Regarding, “why now”, the NSA says “Choosing the right time to champion the development of quantum resistant standards is based on 3 points: forecasts on the future development of a large quantum computer, maturity of quantum resistant algorithms, and an analysis of costs and benefits to NSS owners and stakeholders. NSA believes the time is now right—consistent advances in quantum computing are being made, there are many more proposals for potentially useful quantum resistant algorithms than were available 5 years ago, and the mandatory change to elliptic curves that would have been required in October 2015 presented an opportune time to make an announcement. NSA published the advisory memorandum to move to quantum resistant symmetric key options and to allow additional continued use of older public key options as away to reduce modernization costs in the near term. In the longer term, NSA is looking to all NSS vendors and operators to implement standards-based, quantum resistant cryptography to protect their data and communications.”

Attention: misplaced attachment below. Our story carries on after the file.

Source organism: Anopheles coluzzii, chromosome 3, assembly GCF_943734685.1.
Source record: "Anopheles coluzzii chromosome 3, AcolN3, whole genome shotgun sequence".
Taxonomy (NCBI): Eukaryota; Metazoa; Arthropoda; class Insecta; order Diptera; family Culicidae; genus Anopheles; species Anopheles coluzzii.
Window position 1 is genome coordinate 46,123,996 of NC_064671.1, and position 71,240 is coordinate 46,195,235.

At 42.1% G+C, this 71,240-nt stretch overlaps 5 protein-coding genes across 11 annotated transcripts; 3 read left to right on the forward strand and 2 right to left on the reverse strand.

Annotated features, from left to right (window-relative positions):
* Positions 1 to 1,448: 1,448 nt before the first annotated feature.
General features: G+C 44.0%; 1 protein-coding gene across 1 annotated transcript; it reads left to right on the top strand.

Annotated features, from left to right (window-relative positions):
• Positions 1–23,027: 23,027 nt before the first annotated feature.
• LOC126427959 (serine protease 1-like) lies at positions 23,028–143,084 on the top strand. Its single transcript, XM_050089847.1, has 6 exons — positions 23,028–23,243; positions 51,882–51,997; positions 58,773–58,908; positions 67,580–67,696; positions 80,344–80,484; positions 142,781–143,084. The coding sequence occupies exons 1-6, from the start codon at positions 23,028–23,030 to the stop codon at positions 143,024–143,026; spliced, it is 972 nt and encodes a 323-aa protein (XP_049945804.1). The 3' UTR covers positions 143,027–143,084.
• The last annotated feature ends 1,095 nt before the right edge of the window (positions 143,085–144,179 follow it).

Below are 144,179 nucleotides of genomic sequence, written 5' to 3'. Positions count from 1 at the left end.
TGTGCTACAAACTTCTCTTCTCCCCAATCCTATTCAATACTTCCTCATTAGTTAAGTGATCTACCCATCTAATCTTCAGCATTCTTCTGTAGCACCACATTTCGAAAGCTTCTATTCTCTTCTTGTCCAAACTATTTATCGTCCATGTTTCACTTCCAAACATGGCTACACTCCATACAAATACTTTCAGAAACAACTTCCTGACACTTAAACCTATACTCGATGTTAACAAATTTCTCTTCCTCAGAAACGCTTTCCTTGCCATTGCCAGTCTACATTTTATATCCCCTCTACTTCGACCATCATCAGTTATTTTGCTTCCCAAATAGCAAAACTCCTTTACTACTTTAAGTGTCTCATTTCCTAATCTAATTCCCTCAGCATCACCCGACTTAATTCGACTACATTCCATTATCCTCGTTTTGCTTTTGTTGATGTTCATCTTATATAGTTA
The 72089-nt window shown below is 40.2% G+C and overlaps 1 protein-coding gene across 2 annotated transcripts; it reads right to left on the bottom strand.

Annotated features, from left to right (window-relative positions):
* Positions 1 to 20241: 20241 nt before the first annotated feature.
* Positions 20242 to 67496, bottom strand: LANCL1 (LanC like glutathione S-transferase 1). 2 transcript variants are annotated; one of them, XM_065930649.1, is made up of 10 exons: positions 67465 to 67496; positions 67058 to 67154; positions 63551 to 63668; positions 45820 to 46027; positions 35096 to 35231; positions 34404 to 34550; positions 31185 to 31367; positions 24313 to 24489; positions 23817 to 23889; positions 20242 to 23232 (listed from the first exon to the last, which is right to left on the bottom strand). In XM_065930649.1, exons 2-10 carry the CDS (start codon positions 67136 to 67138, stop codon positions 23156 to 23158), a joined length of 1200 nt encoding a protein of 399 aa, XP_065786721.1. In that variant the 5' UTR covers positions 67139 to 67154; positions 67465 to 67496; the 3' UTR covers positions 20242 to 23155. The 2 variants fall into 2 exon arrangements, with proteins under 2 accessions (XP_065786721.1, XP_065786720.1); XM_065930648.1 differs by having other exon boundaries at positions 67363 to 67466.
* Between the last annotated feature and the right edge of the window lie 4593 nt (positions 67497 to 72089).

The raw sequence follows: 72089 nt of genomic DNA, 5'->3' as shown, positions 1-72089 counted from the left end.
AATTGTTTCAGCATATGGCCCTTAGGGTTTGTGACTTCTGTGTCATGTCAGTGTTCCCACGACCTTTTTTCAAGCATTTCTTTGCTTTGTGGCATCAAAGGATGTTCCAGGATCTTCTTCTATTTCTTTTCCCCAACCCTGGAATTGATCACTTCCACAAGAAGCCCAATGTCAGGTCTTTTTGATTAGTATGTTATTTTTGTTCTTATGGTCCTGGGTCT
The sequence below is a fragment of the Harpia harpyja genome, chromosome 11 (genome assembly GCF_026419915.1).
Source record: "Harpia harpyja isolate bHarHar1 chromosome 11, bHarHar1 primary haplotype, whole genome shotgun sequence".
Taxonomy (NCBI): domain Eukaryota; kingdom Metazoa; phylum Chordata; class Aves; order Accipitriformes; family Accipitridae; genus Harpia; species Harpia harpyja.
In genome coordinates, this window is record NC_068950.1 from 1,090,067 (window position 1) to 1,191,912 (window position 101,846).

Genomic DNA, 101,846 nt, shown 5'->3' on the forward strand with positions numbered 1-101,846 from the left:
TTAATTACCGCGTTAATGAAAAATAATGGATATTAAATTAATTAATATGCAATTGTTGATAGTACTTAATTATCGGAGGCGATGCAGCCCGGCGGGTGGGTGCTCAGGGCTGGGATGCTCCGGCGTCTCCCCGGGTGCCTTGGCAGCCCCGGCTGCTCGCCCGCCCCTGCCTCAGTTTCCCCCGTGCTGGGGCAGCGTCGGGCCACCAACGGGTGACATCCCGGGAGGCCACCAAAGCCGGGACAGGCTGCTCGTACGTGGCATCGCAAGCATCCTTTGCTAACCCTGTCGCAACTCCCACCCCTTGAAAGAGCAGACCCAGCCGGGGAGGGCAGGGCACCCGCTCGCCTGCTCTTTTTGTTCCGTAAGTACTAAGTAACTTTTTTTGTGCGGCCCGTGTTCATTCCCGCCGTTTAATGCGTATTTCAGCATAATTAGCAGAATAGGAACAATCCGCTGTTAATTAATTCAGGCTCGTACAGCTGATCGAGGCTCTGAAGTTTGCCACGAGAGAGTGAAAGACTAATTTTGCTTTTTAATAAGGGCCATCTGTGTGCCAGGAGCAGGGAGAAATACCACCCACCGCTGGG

1. Hello Fuzzy,

    I don’t get it, the NSA already used quantum-resistant symmetric ciphers for decades.

    The problem is public key encryption, that is the hard part.

    But the NSA has not switched to any quantum-resistant public key system.

    Such algorithms would be Isogenies, NTRU, McEliece … not fucking RSA! RSA 3072 bit just takes 50% longer for a quantum computer to break than 2048 bit. That doesn’t look like quantum-resistant at all.

  2. I’m curious as to why SHA-384 would be safe, and SHA-256 would not. They are essentially the same algorithm, except for some constants. Just with more key / state space, which would result in only a linear difference in the time required to break it with quantum computing.